As part of the Government’s commitment to help prevent fatalities and injuries from accidental fire, the Home Office has relaunched their communications campaign to keep people safe in their homes via their Fire Kills initiative.

The campaign aims to raise awareness of everyday fire risks that are present in the home and encourage all householders in England to test their smoke alarms regularly.

Whilst deaths from fire have halved in the last 40 years there remains a steep socio-economic factor to children’s deaths from fires from poorer backgrounds. A child from the poorest background - whose parents have never worked or are long-term unemployed - is 38 times more likely to die in a house fire than children from the most affluent background.

Children under five are at greatest risk, making up almost 50% of fire deaths among children aged 16 and under. Pre-school children may play with matches or lighters without understanding the danger that fire presents, are less likely to understand the significance of a smoke alarm, and may hide from fire, rather than understanding the need to escape as quickly as possible. So their parents and carers are a key target audience for fire safety messages.

The national fire statistics also show that the most common identified cause of death from a fire incident is being overcome by gas or smoke.

This is particularly important in terms of fire safety campaigns. Many house fires start at night. Parents may assume they will smell the smoke and wake up. In fact, the smoke generated in house fires often contains poisonous gases such as carbon monoxide, that swiftly render people unconscious. This is why working smoke alarms are so important – they give people vital minutes to get out before their home is filled with smoke.

Causes of fires

Families where someone smokes are at greatest risk with cigarettes, matches and lighters being the biggest single cause of fatal house fires. Yet smokers are less likely to own a smoke alarm than non-smokers.

There is also a link with inequalities, as poorer parents are more likely to smoke.

There is much scope therefore to promote fire safety messages by integrating these with existing smoking cessation campaigns or smoke alarm testing initiatives in your local area.

Prevention programmes

A range of prevention programmes are available to prevent injuries and deaths from house fires. The fire and rescue service, working with partners deliver the following effective programmes.

  • The correct fitting and maintenance of smoke alarms: many fire and rescue services offer free smoke alarm fitting for vulnerable families. Families need a smoke alarm on every level of their home, upstairs and downstairs. Smoke alarms should be tested once a week to make sure they are working properly.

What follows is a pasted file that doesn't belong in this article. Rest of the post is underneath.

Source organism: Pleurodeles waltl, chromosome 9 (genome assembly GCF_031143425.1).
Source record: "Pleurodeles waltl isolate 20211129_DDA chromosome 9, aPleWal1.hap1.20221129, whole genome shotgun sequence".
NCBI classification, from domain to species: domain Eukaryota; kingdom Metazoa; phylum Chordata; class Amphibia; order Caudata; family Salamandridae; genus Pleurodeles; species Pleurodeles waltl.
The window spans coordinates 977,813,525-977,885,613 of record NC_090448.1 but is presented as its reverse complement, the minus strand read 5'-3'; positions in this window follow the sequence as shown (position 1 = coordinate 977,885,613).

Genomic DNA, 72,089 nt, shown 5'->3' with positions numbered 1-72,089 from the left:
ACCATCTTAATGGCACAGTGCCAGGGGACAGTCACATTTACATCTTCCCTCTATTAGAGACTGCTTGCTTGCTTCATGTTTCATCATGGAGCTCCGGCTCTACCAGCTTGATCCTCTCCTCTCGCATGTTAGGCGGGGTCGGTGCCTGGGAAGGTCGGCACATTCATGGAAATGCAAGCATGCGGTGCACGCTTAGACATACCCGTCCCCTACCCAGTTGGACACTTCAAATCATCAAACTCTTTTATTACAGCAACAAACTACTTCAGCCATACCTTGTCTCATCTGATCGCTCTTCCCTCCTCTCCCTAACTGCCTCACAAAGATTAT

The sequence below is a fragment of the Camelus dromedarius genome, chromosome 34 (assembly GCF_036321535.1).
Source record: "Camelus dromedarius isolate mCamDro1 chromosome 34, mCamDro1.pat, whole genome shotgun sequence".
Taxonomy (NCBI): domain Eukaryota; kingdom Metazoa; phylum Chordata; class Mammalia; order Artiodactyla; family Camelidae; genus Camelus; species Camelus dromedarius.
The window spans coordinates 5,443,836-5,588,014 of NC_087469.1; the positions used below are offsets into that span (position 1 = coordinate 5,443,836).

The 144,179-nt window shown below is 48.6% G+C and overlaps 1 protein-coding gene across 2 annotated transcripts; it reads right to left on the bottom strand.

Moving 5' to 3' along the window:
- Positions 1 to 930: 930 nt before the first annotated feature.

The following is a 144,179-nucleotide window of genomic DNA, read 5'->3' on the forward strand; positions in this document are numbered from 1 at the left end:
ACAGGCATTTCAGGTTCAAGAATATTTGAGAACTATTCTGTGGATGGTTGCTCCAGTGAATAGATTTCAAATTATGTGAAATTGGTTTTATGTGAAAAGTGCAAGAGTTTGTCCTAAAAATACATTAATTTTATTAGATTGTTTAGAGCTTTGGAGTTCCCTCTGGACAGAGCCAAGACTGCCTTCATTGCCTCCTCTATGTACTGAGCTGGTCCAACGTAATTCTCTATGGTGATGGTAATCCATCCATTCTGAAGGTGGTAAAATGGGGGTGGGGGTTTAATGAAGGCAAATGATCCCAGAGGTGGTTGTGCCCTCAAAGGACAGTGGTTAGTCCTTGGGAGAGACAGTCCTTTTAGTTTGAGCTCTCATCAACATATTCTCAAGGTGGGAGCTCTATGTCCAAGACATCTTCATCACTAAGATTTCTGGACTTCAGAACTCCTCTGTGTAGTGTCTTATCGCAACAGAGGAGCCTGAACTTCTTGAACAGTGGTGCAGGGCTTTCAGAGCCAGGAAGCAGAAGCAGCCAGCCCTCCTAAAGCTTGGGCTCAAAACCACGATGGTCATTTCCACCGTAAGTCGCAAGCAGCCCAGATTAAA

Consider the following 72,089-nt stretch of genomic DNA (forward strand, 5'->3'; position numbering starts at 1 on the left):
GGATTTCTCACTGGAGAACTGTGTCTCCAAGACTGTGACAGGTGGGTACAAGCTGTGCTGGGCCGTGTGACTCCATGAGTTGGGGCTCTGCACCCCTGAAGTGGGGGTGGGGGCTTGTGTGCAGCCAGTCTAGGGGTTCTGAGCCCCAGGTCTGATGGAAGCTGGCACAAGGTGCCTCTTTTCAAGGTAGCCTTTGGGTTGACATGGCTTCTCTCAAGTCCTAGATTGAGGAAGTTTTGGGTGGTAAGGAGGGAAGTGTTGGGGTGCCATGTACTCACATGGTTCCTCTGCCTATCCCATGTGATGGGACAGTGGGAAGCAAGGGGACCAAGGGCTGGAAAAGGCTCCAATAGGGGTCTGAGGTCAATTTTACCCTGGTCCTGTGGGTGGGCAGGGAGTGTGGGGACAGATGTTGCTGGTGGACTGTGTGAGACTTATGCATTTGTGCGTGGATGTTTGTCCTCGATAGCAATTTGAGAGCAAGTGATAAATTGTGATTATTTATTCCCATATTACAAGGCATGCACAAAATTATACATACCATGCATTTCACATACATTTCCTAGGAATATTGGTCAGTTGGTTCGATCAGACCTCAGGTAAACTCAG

• Home safety awareness: storing matches and lighters away from children, fitting fireguards to all fires and heaters, using a spark guard for a coal or wood fire.
  • The development and practising by families of fire escape plans: so that they know what to do if a fire breaks out in their home.
  • Home safety visits: members of the local fire and rescue service may be able to make a ‘home fire risk assessment’ visit to people’s homes. The home visit focuses on three areas:
    1. identification and awareness of the potential fire risks within the home eg electrical safety, smoking safety and the use of electric blankets
    2. knowledge of what to do to reduce or prevent these risks eg overloaded electrical sockets, wires trapped under carpets, ensuring that doors shut correctly
    3. putting together an escape plan in case a fire does break out.

Partnership working

Much effective fire safety work is carried out in partnership with a number of local agencies. Whether it’s through children’s centres delivering key messages on smoke alarm testing or work with schools to integrate fire safety into cooking lessons, there are lots of opportunities to promote fire safety through successful partnership programmes.

The NICE guidance recommends focussing on the following families:

  • households with children under 5
  • families living in rented or overcrowded conditions
  • families living on a low income
  • families who lack properly installed safety equipment
  • households identified through the Housing Health and Safety Ratings System as living in non-decent properties where hazards have been identified.

In addition to the fire and rescue service, key organisations that can play a role in promoting fire safety include:

  • community and voluntary organisations
  • road safety professionals
  • children’s centres
  • schools
  • NHS stop smoking teams
  • housing associations and local authority housing departments
  • environmental health.

More information